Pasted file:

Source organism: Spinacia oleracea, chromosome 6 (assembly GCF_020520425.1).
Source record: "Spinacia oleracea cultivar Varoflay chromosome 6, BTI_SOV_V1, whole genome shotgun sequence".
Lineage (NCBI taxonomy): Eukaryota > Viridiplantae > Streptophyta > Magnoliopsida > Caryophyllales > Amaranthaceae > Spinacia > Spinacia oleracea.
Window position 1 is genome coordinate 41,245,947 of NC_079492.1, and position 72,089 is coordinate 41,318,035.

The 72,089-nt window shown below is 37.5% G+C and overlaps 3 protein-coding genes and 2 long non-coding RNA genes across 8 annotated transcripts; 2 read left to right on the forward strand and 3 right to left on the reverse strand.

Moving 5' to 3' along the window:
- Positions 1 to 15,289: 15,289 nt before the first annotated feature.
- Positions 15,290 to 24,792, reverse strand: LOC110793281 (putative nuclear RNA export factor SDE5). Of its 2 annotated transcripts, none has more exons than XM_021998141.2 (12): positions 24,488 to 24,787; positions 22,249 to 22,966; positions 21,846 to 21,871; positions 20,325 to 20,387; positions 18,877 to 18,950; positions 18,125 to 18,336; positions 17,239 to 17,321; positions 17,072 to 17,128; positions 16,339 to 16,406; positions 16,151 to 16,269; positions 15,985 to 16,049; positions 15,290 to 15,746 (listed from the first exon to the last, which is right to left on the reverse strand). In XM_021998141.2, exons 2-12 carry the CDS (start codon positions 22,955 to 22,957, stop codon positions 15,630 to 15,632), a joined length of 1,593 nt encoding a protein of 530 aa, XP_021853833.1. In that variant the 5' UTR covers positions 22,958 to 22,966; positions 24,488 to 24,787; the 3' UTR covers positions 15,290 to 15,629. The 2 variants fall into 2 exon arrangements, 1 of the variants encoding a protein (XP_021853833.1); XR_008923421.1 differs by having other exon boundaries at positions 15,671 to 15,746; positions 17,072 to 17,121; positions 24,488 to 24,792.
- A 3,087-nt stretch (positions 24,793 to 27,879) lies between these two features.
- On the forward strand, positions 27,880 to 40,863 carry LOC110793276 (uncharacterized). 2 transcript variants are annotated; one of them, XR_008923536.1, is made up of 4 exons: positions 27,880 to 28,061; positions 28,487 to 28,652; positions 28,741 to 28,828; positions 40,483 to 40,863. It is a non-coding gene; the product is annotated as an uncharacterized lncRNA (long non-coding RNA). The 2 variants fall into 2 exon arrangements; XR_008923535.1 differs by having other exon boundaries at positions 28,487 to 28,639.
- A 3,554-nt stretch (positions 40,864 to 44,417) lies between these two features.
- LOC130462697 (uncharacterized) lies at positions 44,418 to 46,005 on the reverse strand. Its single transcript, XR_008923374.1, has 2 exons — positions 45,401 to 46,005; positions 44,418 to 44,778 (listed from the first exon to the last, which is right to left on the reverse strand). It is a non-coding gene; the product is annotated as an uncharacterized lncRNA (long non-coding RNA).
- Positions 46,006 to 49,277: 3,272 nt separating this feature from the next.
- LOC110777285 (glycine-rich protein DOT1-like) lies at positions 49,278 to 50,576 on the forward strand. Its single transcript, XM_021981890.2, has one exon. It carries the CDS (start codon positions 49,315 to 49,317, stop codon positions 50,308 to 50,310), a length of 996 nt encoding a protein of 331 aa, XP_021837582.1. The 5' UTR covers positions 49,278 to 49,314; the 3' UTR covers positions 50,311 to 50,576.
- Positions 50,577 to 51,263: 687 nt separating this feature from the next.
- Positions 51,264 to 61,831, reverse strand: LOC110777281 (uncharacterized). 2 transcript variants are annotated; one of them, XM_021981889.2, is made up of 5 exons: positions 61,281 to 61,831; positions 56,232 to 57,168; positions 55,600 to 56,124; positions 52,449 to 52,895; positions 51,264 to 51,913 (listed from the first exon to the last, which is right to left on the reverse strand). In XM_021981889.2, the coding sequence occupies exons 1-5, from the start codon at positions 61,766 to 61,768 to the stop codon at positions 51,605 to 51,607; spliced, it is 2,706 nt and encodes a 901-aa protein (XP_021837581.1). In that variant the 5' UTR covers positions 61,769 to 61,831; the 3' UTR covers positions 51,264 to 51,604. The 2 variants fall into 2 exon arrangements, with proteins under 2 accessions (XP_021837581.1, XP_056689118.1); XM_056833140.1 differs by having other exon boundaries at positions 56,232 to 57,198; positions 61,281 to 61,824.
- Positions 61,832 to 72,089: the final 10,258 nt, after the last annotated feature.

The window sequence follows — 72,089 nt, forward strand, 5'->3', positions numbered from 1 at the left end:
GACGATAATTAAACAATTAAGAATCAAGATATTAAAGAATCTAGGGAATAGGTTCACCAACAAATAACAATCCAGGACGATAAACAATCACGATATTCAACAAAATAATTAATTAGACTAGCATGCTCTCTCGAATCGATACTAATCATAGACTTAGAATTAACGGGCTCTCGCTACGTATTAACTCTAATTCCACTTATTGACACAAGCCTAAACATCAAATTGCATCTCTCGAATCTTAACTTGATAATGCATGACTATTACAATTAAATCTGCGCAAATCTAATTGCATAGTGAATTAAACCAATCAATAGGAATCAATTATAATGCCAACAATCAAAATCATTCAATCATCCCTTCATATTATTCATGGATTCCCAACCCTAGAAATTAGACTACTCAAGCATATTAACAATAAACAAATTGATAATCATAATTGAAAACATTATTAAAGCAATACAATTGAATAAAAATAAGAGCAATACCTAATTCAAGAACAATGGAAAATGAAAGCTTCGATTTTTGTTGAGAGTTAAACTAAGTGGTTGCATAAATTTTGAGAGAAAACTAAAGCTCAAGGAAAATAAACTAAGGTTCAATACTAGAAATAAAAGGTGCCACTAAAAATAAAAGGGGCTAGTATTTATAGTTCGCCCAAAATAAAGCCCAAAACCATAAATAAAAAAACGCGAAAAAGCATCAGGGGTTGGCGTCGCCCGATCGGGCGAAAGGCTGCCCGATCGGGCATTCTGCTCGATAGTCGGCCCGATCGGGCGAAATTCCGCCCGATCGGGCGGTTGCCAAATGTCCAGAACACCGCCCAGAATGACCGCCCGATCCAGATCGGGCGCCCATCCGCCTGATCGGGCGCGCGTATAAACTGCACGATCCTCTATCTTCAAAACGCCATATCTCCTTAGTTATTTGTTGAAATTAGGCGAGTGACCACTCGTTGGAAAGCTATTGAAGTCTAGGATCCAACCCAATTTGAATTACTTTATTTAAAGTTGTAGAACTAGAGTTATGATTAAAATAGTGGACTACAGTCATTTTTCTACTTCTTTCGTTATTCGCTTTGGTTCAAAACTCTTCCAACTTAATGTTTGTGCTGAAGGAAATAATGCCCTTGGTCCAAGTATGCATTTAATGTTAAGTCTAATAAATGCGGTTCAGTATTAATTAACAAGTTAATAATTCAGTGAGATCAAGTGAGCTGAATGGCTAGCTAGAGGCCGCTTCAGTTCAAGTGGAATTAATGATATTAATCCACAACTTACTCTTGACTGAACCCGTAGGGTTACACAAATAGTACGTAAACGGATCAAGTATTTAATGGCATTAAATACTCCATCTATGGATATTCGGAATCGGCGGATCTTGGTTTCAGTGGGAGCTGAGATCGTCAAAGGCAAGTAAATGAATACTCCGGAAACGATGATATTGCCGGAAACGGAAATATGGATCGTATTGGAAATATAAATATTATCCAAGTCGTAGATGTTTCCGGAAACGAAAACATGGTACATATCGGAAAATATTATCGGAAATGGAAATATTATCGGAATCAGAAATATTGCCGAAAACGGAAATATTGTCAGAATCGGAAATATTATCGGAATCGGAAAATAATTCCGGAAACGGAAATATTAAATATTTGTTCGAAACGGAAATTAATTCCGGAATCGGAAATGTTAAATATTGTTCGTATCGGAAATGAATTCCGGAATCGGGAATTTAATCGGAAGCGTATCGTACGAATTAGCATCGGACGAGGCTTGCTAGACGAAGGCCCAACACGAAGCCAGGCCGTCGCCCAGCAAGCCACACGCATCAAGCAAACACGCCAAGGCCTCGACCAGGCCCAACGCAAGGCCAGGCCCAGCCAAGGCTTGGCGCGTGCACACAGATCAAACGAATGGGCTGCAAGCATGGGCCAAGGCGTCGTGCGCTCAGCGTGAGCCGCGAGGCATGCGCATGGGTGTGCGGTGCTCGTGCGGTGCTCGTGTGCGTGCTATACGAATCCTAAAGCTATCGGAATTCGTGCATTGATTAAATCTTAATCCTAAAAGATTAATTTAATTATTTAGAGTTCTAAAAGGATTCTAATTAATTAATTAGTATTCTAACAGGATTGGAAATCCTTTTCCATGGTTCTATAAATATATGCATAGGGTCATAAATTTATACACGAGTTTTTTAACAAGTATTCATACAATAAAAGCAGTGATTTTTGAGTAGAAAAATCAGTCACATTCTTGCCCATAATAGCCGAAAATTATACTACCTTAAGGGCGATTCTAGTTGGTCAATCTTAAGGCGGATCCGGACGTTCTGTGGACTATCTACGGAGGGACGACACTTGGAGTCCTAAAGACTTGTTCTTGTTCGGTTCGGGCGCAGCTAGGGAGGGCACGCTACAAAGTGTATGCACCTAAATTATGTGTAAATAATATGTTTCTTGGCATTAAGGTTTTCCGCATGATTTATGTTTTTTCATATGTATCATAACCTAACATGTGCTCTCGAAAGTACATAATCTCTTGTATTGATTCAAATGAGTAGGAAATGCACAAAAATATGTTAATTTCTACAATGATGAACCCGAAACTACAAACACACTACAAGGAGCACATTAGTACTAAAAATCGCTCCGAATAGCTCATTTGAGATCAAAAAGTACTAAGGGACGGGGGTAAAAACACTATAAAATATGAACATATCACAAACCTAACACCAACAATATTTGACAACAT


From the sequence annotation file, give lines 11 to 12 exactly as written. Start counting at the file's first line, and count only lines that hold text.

- A 3,554-nt stretch (positions 40,864 to 44,417) lies between these two features.
- LOC130462697 (uncharacterized) lies at positions 44,418 to 46,005 on the reverse strand. Its single transcript, XR_008923374.1, has 2 exons — positions 45,401 to 46,005; positions 44,418 to 44,778 (listed from the first exon to the last, which is right to left on the reverse strand). It is a non-coding gene; the product is annotated as an uncharacterized lncRNA (long non-coding RNA).